How do I get my kids to eat fruits and vegetables?  Usually the question deals with toddlers and preschoolers.  But this question came from a friend whose child is in the “tween stage.”  And at this stage, toddler tactics don’t work.  After all, her child might just complain if she straps that child into a high chair with a five point harness.  No, at this age there is an amount of freedom with food choices that weren’t always there before.  But I believe there are still things you can do to encourage a healthy intake of fruits and vegetables for your child.  Here are a few that I suggested to my friend:

1.  Make sure you and your spouse are on the same page when it comes to feeding your family.  If you believe fruits and vegetables are important, but your spouse doesn’t, your children will notice. And if they are inclined to refuse those good-for-you rainbow colored food items – well, all the more reason to not even try.  After all, if dad or mom won’t eat them, why should I?

2.  Take stock of your refrigerator.  Have a good variety of fruits and vegetables ready to eat.  Convenience goes a long way.  If the carrots are cleaned and cut, the grapes washed, and the peppers sliced, it’s one less step for your child to prepare a snack; and the odds of them choosing one of those items over an easily accessible bag of chips increases.

3.  Provide a variety of fruits and vegetable at meals, but don’t push or force them on your child.  Nagging never works, and you will never win a food battle.  Your job is to provide.  Their job is to eat.  For more on this see Ellyn Satter’s Division of Responsibility.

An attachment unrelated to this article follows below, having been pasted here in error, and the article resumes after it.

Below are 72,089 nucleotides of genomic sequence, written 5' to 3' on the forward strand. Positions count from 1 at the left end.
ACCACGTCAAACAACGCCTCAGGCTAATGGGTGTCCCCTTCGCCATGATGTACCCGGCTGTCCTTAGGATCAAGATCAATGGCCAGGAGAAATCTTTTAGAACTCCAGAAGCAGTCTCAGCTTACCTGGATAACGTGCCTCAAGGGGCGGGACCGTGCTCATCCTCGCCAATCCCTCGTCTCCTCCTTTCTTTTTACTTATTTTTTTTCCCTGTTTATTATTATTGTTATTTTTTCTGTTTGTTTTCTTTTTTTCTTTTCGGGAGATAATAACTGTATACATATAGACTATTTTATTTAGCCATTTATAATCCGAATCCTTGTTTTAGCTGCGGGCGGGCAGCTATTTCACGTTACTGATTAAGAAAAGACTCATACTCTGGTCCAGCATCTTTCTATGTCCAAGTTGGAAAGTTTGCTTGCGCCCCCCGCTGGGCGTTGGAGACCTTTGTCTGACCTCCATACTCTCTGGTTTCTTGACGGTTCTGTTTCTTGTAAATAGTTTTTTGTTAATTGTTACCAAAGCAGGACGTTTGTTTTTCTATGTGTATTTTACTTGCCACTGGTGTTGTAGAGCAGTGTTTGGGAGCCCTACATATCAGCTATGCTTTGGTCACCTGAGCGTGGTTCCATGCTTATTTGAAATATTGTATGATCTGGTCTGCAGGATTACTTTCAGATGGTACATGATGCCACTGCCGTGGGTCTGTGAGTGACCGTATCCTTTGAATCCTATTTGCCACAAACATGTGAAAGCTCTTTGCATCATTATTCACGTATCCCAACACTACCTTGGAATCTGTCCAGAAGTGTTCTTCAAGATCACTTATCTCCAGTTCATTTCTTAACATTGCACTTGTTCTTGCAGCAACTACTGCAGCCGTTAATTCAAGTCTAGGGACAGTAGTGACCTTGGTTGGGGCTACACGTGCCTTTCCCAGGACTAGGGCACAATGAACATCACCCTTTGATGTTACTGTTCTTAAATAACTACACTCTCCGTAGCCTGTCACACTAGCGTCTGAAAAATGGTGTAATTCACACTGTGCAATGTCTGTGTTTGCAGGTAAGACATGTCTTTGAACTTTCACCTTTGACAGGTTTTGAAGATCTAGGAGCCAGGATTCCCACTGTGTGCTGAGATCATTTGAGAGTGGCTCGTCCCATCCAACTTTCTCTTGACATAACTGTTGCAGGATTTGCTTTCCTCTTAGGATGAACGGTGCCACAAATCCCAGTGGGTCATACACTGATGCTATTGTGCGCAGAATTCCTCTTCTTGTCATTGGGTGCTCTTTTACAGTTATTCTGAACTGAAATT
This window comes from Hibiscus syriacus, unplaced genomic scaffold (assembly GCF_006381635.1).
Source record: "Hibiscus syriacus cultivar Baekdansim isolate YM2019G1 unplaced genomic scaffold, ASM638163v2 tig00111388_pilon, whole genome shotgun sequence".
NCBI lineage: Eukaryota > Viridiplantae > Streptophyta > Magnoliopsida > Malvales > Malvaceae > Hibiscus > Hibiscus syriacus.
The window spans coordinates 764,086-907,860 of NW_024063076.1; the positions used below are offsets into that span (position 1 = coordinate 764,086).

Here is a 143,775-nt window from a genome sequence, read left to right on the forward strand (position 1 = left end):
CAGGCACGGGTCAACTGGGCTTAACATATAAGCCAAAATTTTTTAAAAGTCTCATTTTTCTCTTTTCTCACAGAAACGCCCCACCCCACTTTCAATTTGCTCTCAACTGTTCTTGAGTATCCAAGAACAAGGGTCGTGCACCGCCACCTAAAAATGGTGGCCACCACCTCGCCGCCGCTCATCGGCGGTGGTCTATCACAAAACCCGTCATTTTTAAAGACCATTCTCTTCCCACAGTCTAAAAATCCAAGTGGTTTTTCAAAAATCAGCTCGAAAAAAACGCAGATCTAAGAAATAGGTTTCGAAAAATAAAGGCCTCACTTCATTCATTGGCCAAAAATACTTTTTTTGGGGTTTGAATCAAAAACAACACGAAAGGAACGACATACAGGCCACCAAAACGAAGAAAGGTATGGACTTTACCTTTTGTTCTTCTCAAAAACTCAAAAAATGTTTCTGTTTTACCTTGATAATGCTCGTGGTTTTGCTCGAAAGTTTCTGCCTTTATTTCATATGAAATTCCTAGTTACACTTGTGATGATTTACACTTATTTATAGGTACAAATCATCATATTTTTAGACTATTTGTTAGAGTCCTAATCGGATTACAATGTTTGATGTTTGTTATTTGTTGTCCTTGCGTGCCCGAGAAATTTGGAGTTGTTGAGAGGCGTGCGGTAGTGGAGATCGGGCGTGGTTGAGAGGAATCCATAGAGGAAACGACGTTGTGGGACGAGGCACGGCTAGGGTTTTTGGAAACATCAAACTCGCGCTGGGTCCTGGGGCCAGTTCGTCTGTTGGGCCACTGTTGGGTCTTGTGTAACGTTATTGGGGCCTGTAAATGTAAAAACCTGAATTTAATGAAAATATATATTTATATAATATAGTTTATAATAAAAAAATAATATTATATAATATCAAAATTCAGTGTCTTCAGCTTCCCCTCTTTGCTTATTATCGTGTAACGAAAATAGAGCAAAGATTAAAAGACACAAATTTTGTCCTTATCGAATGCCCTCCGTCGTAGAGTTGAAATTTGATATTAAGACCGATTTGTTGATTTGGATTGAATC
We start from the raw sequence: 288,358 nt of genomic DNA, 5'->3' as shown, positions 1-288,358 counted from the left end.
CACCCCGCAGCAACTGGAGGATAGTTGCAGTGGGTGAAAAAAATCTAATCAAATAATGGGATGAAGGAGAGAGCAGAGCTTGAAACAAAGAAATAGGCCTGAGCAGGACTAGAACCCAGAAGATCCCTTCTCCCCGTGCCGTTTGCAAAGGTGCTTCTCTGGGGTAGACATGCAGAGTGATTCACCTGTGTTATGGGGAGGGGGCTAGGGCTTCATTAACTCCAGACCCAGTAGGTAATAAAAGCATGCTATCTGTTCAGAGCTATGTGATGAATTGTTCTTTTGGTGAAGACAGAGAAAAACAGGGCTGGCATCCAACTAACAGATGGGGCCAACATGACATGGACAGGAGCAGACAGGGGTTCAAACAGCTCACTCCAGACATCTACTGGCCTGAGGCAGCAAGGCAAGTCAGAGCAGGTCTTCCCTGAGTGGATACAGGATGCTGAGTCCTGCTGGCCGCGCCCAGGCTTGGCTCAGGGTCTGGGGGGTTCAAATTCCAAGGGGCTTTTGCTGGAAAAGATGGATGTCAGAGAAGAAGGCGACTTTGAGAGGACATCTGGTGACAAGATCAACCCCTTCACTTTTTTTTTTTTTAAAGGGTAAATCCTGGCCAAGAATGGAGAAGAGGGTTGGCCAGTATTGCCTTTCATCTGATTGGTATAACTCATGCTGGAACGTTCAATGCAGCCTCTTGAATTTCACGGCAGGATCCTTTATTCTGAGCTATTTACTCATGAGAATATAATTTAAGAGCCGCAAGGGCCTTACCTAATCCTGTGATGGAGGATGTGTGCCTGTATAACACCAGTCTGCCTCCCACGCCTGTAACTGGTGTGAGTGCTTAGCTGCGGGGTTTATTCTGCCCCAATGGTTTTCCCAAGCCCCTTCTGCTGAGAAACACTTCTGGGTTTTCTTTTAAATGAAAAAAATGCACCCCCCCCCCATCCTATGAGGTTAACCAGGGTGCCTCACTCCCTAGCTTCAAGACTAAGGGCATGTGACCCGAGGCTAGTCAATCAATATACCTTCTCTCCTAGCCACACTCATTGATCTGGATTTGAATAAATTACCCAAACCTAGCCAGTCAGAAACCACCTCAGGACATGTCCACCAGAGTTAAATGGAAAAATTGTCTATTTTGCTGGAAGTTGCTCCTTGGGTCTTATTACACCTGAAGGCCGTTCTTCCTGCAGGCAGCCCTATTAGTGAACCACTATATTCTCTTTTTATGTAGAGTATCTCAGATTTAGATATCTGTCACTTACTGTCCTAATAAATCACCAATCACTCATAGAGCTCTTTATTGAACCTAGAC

4.  Don’t be sneaky.  It just adds an air of suspicion to your child’s dislike of these foods.  Certainly don’t be afraid to put these things in foods, i.e. shredded carrots in muffins, pureed vegetables in soups, etc., but be open about it and comment on how it makes the food item a little healthier – don’t hide it.

5.  Make it interesting.  Try celery with peanut butter and raisins, frozen chocolate-dipped bananas, frozen grapes, apple slices with caramel, or strawberries dipped in chocolate.  Some may say doing that adds excess sugar or fat.  But let’s think of the goal – getting our kids to eat some of these fruits and vegetables.  Eating strawberries with chocolate is better than eating no fruits at all and may just replace a snack that lacked any resemblance to a healthy food item.

6.  Let them choose.  Take your child to a farmer’s market or local grocery store that allows you to sample some of the produce they have a available.  They may find something they like that they’ve never tried before.

7.  Educate them.  Talk about the benefits of eating healthy, and the possible consequences of an unhealthy diet.  Why is it important?

8.  Enlist other adults.  If your child has a favorite teacher, coach, or other mentor, explain your goal and ask if they could reinforce it in their own teaching.  For example, if your child is on a swimming team the coach could encourage a healthy intake of fruits and vegetables and relate it to performance.

9.  Be a good example.  Take a look at your own eating habits.  Do you eat the foods (fruits and vegetables) that you’re encouraging your kids to eat?  Or maybe you have a fruit or vegetable that you don’t like.  Why not try eating it while your child tries something they don’t like.  You may both be pleasantly surprised and find they’re not as bad as you thought.

Those are just a few ideas I had for my friend.  How about you?  If you have or know of a child who dislikes fruit and vegetables, how do you get them to try and eat these healthy food items?

 
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Posted by on July 25, 2012 in Family, Health, Nutrition, Parenting